You can be a bestselling novelist, but do you really want to be one?

 I’ve been reading the works of a bestselling novelist, trying to pinpoint why she’s been so popular for the past two decades. It’s hard work. Her writing style is surprisingly amateurish, her characters are not well drawn, she tells and explains instead of showing, and she repeats herself as if she can’t remember from page to page what she’s already said.

So, why do people keep reading her books?

Passion. Her characters never like or dislike anything. They love and hate, but mostly love. “She ate a piece of cherry pie, and she loved it.” “They had sex, and they loved it.”

Identifiable characters. She gives her characters tags that readers can identify with (mother, prosecuting attorney, abused child, wronged wife) and lets the reader fill in the blanks.

Issues. She picks an issue people are passionate about, and wraps her story around that.

And most of all, she gives readers someone to love and someone to hate, and makes her character choose between them. And, brilliantly, the character chooses the one the reader doesn’t want.

Example: a prosecuting attorney, who adores her husband and their young daughter, gets breast cancer, has a mastectomy and chemotherapy. The husband can’t handle it, is mad at her for “pretending” that she’s sicker than she is, is totally unsupportive, and even worse has an affair.  A coworker supplies the support the husband refuses to give her, and she and the coworker fall in love and plan to get married when her divorce goes through. A year after being diagnosed, she is doing well, and the husband comes nosing around again. In the end, they get back together.

See? Passion. Identifiable characters. Issues. Someone to love and someone to hate. And the wrong ending.

Why is the wrong ending the right one? If the author went with the new love, who would remember? By having the character go back to her husband, the author is manipulating us into thinking about the story. Would we go back to a husband (or wife) who treated us like garbage just so we can uphold the sanctity of marriage?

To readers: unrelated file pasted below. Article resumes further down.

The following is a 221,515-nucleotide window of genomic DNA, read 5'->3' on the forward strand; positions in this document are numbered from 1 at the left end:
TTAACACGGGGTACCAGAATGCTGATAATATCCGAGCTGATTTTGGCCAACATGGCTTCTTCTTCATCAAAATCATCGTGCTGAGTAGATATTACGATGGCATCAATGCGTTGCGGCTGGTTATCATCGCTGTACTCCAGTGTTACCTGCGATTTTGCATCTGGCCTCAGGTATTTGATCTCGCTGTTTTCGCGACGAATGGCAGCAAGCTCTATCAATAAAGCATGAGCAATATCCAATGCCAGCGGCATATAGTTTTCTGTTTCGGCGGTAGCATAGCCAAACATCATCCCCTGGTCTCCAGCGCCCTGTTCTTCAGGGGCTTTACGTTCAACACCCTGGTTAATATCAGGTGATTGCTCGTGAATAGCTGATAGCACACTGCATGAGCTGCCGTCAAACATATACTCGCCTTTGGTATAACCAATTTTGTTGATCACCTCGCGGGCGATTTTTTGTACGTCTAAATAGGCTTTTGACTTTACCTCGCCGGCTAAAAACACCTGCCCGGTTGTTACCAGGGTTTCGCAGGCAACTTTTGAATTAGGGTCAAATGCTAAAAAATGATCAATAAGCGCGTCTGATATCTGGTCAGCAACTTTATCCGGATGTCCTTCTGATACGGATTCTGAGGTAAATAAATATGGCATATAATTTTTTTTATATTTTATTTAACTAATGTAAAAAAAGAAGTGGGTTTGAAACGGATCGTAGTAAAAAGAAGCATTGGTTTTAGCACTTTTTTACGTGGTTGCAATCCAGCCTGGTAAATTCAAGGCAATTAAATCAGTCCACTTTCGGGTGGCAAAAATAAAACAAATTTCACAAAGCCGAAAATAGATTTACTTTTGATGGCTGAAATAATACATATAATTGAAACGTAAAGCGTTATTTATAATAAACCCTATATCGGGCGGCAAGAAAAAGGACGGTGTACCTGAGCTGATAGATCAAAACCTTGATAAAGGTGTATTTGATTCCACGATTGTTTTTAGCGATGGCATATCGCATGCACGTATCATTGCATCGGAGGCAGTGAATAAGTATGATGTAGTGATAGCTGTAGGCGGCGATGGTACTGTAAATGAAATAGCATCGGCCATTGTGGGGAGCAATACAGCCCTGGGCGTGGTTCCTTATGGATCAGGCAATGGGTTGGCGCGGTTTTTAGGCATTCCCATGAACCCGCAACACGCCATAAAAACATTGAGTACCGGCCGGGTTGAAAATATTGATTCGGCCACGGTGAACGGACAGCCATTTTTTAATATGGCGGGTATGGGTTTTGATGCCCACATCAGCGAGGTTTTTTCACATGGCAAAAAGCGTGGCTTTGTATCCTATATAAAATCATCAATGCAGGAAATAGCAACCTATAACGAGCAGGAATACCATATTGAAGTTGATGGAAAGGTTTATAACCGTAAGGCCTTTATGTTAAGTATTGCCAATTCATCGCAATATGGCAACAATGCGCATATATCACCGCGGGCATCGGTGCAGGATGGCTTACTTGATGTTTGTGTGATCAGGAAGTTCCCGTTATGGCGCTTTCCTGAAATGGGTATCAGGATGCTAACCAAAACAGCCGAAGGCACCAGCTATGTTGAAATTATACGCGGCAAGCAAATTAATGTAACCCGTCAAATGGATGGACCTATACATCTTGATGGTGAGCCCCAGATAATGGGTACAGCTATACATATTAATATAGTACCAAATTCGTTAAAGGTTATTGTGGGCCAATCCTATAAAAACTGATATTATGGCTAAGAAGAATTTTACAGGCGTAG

As you can see, even though I hated the book, she got me. After all, I am blogging about it.

2 Responses to “You can be a bestselling novelist, but do you really want to be one?”

  1. Andrew Says:

    I found your site on author’s blogs.
    I totally get this post. Hyperbole is a great writing tool. It makes everything seem so important. Cheating, reuniting, it all makes good writing. I agree with you that it’s all unrealistic crap that teaches you nothing except “everything will be alright in the end” ya.
    It’s something that drives me crazy tho, because every time I go to edit my work, I keep thinking, “I need to take this up a level, make it much more intense. ”
    Seems like I just need to make my characters love stuff more 😉

  2. Pat Bertram Says:

    I’m glad all the agony I endured while reading that novelist’s books was not wasted. To be honest, I thought it was; it was only in retrospect that I realized I actually learned something. I tend to be an analytical writer, which make my characters seem a little passionless, so I too need to make my characters love more stuff.

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